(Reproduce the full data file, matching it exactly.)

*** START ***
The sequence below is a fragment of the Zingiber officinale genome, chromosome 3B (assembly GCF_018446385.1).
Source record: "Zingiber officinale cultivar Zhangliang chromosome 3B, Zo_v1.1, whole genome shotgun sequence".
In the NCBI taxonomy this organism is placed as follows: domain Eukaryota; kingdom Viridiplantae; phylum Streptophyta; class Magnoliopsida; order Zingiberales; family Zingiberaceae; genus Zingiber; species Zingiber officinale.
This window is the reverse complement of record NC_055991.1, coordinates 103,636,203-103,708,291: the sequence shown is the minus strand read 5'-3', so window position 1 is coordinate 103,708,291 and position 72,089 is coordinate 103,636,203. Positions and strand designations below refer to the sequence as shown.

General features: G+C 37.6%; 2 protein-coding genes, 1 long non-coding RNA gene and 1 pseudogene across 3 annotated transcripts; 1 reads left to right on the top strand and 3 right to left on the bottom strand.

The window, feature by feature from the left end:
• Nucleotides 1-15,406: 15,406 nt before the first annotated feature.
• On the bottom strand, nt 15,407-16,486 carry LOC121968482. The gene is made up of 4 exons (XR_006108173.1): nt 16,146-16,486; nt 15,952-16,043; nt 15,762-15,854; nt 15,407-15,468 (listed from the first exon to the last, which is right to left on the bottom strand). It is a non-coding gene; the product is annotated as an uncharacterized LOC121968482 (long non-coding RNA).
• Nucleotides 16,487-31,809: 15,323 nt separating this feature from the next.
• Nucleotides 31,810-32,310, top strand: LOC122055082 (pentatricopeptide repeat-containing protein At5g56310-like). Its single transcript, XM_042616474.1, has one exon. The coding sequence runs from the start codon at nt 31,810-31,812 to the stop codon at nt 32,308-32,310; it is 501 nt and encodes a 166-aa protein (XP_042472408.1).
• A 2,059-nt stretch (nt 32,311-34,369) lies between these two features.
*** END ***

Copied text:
The sequence below is a fragment of the Zingiber officinale genome, chromosome 3B (assembly GCF_018446385.1).
Source record: "Zingiber officinale cultivar Zhangliang chromosome 3B, Zo_v1.1, whole genome shotgun sequence".
In the NCBI taxonomy this organism is placed as follows: domain Eukaryota; kingdom Viridiplantae; phylum Streptophyta; class Magnoliopsida; order Zingiberales; family Zingiberaceae; genus Zingiber; species Zingiber officinale.
This window is the reverse complement of record NC_055991.1, coordinates 103,636,203-103,708,291: the sequence shown is the minus strand read 5'-3', so window position 1 is coordinate 103,708,291 and position 72,089 is coordinate 103,636,203. Positions and strand designations below refer to the sequence as shown.

General features: G+C 37.6%; 2 protein-coding genes, 1 long non-coding RNA gene and 1 pseudogene across 3 annotated transcripts; 1 reads left to right on the top strand and 3 right to left on the bottom strand.

The window, feature by feature from the left end:
• Nucleotides 1-15,406: 15,406 nt before the first annotated feature.
• On the bottom strand, nt 15,407-16,486 carry LOC121968482. The gene is made up of 4 exons (XR_006108173.1): nt 16,146-16,486; nt 15,952-16,043; nt 15,762-15,854; nt 15,407-15,468 (listed from the first exon to the last, which is right to left on the bottom strand). It is a non-coding gene; the product is annotated as an uncharacterized LOC121968482 (long non-coding RNA).
• Nucleotides 16,487-31,809: 15,323 nt separating this feature from the next.
• Nucleotides 31,810-32,310, top strand: LOC122055082 (pentatricopeptide repeat-containing protein At5g56310-like). Its single transcript, XM_042616474.1, has one exon. The coding sequence runs from the start codon at nt 31,810-31,812 to the stop codon at nt 32,308-32,310; it is 501 nt and encodes a 166-aa protein (XP_042472408.1).
• A 2,059-nt stretch (nt 32,311-34,369) lies between these two features.